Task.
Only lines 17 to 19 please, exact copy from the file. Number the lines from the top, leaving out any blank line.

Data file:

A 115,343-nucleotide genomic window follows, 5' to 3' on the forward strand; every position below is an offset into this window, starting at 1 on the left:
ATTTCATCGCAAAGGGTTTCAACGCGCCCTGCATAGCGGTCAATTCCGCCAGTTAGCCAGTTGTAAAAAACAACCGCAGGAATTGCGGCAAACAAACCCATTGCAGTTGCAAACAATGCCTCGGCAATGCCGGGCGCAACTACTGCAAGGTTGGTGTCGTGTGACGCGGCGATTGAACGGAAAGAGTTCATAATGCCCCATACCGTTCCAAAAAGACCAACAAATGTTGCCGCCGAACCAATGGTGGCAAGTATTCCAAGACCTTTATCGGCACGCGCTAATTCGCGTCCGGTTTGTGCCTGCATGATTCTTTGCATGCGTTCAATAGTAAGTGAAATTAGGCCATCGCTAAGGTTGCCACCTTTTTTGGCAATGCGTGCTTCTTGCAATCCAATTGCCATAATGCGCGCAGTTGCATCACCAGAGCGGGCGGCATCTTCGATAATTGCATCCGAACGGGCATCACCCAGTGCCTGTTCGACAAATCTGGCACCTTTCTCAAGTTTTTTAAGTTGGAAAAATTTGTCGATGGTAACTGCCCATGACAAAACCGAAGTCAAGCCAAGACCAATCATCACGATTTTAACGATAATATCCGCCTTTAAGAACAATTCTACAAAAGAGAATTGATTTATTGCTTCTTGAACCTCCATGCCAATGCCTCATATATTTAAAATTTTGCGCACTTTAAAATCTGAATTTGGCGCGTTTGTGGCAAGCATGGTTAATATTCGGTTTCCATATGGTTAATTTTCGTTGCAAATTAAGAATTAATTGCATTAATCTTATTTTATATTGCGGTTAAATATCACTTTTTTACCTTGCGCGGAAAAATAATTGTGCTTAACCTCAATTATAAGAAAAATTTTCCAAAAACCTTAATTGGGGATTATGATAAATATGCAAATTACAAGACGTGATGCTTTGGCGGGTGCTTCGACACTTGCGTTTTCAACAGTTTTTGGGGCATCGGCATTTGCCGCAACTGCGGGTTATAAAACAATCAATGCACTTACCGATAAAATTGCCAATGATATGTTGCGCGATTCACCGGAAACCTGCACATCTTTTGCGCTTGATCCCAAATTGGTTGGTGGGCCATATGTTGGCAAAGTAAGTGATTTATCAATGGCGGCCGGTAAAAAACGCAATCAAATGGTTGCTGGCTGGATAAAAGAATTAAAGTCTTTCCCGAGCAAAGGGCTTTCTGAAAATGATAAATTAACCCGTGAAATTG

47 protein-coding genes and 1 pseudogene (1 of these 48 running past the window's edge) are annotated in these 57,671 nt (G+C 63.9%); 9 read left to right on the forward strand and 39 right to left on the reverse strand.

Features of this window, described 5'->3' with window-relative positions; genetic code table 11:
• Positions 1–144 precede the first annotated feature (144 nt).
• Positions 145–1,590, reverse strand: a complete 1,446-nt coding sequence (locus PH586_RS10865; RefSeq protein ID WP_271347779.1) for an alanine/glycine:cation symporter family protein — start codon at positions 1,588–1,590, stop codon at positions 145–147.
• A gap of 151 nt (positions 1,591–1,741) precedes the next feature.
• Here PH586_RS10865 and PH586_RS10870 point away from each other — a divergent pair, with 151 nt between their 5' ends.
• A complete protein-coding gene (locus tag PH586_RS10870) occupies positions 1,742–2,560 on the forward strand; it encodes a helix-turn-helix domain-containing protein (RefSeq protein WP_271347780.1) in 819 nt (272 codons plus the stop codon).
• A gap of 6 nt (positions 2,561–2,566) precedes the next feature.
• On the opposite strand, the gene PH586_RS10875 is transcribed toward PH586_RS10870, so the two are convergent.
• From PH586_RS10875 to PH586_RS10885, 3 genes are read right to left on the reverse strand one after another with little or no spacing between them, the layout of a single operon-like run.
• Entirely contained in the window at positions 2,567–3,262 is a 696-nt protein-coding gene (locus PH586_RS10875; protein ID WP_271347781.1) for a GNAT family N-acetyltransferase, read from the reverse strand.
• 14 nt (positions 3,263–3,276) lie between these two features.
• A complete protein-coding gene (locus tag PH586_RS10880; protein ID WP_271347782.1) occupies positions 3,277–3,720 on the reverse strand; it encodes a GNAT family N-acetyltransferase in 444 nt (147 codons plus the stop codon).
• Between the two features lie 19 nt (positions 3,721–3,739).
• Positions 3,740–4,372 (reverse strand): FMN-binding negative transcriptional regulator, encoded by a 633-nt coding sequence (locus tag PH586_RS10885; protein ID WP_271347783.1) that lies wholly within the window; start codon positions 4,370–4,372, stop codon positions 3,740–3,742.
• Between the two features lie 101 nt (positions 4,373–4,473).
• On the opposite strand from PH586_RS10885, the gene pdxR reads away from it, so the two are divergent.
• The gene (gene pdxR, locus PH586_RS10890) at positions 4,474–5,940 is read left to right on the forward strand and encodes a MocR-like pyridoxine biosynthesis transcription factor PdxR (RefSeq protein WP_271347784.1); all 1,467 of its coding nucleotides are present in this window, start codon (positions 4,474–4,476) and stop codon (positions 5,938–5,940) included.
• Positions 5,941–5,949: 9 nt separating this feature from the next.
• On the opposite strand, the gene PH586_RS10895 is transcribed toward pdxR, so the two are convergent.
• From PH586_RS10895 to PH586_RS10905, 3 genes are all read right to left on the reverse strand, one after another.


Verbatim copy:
• Positions 3,740–4,372 (reverse strand): FMN-binding negative transcriptional regulator, encoded by a 633-nt coding sequence (locus tag PH586_RS10885; protein ID WP_271347783.1) that lies wholly within the window; start codon positions 4,370–4,372, stop codon positions 3,740–3,742.
• Between the two features lie 101 nt (positions 4,373–4,473).
• On the opposite strand from PH586_RS10885, the gene pdxR reads away from it, so the two are divergent.